The acquisition of a business, whether via the purchase of
either its shares or its assets, often involves the transfer of
intellectual property. Generally, in the former scenario, the
transfer of IP is by operation of law, whereas in the latter case,
the specific intellectual property rights subject to the transfer
are specifically detailed, usually in a schedule to the purchase
agreement governing the deal. In either case, the careful attention
must be paid to the IP during the diligence phase in order to
effectively capitalize on the full value of the IP's intangible
Below is a non-exhaustive list of issues that ought to be
considered in the context of the purchase or sale of IP:
Determine whether proper vesting of title has occurred in the
case of intellectual property created by employees or independent
contractors of the business.
Delineate the scope of intellectual property licenses that the
target business has rights under.
Understand the scope of the risk of acquisition of the
intellectual property in light of any sources of potential
intellectual property infringement.
Understand the royalty obligations of the target business.
Understand the tax implications that arise from obtaining title
to the intellectual property as opposed to licensing such rights
from a third party.
Understand the tax implications that arise from any involvement
in the rights acquired of jurisdictions where tax treaties have
Understand when the acquisition of intellectual property assets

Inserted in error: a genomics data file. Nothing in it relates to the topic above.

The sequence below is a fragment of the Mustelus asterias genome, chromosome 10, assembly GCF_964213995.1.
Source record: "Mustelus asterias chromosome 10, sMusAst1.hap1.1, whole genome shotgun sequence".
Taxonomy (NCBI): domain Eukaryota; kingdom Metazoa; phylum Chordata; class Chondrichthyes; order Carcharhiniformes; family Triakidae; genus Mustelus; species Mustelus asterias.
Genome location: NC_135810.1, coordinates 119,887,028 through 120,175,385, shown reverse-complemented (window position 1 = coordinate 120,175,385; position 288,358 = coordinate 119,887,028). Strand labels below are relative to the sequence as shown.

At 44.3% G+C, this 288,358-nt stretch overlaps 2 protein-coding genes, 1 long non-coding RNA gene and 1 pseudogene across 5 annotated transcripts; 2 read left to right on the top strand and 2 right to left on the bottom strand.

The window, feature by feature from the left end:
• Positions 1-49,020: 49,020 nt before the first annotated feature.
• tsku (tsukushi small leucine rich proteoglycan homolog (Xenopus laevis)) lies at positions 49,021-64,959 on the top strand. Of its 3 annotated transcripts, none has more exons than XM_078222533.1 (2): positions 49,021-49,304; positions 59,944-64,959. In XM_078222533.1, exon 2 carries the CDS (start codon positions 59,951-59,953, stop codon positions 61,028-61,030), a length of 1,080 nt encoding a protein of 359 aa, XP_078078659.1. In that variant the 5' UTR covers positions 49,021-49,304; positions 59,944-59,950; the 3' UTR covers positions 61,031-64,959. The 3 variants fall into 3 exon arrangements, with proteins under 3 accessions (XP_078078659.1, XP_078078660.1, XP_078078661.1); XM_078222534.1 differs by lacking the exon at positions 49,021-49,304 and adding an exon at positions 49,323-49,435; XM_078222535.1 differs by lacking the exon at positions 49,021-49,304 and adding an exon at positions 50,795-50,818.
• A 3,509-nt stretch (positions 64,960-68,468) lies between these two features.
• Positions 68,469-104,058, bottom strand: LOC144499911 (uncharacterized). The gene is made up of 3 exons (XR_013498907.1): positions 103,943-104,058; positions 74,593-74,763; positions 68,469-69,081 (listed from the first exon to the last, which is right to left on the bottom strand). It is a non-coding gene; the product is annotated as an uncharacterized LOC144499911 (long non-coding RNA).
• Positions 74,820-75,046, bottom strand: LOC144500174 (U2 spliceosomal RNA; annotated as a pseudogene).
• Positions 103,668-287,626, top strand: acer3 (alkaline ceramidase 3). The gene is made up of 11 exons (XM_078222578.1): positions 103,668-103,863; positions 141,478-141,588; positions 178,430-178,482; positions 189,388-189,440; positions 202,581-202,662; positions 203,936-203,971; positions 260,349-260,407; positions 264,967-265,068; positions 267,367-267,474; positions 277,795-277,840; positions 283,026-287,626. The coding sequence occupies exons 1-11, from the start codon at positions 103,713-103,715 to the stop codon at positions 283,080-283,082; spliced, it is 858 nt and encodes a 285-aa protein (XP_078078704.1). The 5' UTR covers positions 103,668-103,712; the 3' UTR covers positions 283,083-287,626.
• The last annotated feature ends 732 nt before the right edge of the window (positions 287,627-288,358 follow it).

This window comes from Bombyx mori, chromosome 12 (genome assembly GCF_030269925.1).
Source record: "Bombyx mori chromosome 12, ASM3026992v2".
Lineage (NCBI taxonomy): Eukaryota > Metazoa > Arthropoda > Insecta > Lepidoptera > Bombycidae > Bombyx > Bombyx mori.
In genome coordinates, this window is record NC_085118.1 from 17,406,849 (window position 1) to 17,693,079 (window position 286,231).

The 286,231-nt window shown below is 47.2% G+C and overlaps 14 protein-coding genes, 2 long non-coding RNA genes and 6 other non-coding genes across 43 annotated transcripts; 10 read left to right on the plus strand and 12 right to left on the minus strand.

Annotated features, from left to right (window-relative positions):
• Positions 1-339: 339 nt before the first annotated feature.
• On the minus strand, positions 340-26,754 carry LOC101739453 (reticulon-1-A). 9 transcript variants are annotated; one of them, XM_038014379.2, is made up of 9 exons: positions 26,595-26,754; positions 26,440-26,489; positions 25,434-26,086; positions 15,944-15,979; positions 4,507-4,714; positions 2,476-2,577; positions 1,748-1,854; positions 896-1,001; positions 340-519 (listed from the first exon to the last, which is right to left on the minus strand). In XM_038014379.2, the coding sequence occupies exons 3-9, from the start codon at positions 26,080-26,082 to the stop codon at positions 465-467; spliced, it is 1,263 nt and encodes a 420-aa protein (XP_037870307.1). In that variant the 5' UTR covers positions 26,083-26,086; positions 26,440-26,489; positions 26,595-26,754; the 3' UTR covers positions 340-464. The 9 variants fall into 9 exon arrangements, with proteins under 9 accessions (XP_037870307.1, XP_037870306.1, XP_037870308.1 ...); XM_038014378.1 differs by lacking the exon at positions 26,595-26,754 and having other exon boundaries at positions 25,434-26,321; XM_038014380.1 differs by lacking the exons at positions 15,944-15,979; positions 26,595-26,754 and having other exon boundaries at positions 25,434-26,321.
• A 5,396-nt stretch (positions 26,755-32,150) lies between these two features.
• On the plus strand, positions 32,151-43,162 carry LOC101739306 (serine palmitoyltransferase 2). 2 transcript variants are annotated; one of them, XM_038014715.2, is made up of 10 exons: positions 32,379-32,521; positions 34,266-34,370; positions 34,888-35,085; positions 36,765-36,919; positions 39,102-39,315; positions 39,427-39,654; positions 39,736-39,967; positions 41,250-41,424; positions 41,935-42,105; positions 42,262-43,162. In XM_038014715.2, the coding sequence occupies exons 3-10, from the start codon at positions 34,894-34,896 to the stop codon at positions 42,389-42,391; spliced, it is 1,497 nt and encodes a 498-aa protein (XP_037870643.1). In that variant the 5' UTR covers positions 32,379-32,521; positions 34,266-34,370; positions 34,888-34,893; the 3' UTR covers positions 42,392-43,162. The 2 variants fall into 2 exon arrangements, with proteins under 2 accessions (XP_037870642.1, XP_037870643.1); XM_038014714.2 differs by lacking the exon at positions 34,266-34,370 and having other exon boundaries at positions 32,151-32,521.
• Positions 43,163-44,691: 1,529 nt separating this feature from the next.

constitutes prohibited anti-competitive acts under sections 78 and
79 of the Competition Act. These sections aim to prevent acts that
have or is likely to have the effect of preventing or lessening
competition substantially in a market by a person with substantial
or complete control of a class or species of business.
Determine whether the acquisition of the intellectual property
falls within the requirement for merger reporting of asset
acquisitions under Part IX of the Competition Act. This Part
provides for the reporting of asset acquisitions where amounts
relating to the parties' assets and revenues exceed specified
Identify the jurisdictions that the intellectual property
rights pertain to and determine whether each jurisdiction requires
a separate assignment of rights.
Note the implications of the timely recording of the transfer
of intellectual property rights in each jurisdiction, for example,
implications on the continued ownership of the rights (for example,
in the case of trademarks), the availability of infringement
actions, and the receipt of other benefits that flow from the
rights (for example, royalties).
The author would like to thank Larissa Leong, summer
student, for her assistance in preparing this legal
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The content of this article is intended to provide a
general guide to the subject matter. Specialist advice should be
sought about your specific circumstances.
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Under the Income Tax Act, the Employment Insurance Act, and the Excise Tax Act, a director of a corporation is jointly and severally liable for a corporation's failure to deduct and remit source deductions or GST.
Under the Income Tax Act, the Employment Insurance Act, the Canada Pension Plan Act and the Excise Tax Act, a director of a corporation is jointly and severally liable for a corporation's failure to deduct and remit source deductions.
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